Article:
As defined by the authors of a recent study on the subject, “teachers who show high emotional support are warm and kind, engage in positive and respectful communication with children, are sensitive to children’s needs and interests, provide children with appropriate levels of autonomy, and help them feel comfortable in the classroom” (all quotes are from the original study.)
Logically, such teachers should therefore “support students’ feelings of belonging and autonomy”, two important factors of motivation according to Self-Determination Theory. More specifically, emotional support could have a crucial influence on task persistence, i.e., the ability to demonstrate effort and not give up easily in the face of challenges or difficult tasks. Indeed, “experiencing emotional support from teachers creates a context where sudents feel safe, dare to try new things, exert effort, and engage in learning."
To test this hypothesis, the two researchers surveyed 660 young Estonian students as well as the 53 teachers that followed them from Grade 1 to Grade 3. In Estonia, a single classroom teacher is responsible for all primary subjects in the first three grades of schooling.
The children assessed their teachers’ emotional support on a scale measuring the level of “care” they personally experienced, while the teachers estimated their pupils’ focus, dedication, and “task persistence”.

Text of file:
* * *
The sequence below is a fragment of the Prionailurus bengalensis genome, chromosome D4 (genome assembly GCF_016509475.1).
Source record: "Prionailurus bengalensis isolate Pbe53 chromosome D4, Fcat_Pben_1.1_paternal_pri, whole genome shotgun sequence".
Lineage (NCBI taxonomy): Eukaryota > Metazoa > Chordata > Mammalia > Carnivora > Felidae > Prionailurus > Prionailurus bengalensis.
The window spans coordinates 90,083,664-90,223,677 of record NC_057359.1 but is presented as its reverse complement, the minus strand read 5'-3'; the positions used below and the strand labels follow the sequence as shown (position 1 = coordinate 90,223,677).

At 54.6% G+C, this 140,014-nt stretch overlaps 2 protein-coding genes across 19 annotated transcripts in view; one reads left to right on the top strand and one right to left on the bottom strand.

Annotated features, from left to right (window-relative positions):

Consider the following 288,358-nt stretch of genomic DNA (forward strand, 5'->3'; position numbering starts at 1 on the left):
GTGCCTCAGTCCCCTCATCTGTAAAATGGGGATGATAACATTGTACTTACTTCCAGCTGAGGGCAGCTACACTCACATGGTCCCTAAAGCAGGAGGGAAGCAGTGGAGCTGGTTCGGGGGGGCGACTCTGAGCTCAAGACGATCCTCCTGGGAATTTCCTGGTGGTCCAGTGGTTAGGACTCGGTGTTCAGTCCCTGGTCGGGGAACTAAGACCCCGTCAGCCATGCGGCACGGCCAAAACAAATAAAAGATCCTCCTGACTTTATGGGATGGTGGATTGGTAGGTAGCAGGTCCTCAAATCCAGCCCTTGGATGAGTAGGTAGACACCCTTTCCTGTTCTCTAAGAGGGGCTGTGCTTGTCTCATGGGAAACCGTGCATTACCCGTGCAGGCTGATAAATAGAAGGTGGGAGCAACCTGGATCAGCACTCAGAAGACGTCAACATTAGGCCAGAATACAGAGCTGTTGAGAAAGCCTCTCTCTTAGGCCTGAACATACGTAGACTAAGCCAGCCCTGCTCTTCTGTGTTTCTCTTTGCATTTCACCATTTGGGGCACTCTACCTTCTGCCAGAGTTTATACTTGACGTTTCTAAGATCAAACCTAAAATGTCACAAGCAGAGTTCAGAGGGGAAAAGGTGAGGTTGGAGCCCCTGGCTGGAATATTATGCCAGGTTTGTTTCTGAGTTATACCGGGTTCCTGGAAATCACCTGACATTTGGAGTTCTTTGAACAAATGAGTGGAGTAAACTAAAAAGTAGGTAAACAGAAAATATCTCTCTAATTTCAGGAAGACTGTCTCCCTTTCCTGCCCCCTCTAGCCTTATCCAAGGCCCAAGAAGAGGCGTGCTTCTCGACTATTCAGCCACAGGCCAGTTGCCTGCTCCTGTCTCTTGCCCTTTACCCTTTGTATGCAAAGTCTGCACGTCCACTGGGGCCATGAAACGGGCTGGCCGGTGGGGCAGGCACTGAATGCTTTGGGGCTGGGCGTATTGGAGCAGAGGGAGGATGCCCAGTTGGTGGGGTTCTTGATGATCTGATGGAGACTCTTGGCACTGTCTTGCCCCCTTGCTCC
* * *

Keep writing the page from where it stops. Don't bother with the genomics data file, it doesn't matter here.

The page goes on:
As predicted, “higher perceived emotional support was related with more persistent learning behavior on an individual level.” What is more, emotional support was also found to be positively related to child-centered teaching practices (as observed by independent judges), which “emphasize the active knowledge construction process, include children in various discipline-related decision processes, and create a positive social climate via individual support and encouragement of peer interactions”; and negatively related to “psychological control”, which refers to the manipulation of a child’s emotions, cognitions and behavior through such means as withdrawal of affection, shaming, and induction of guilt.
Based on these results, future research should investigate the potential long-term effects of negative early school experiences. Likewise, it would be interesting to know how proper emotional support evolves, both in nature and in importance, as students get older and transition to middle and high school.
Reference: Kikas and Tang (2019), “Child-perceived teacher emotional support, its relations with teaching practices, and tasl persistence”, European Journal of Psychology of Education, April 2019, 34, 2, pp. 359-374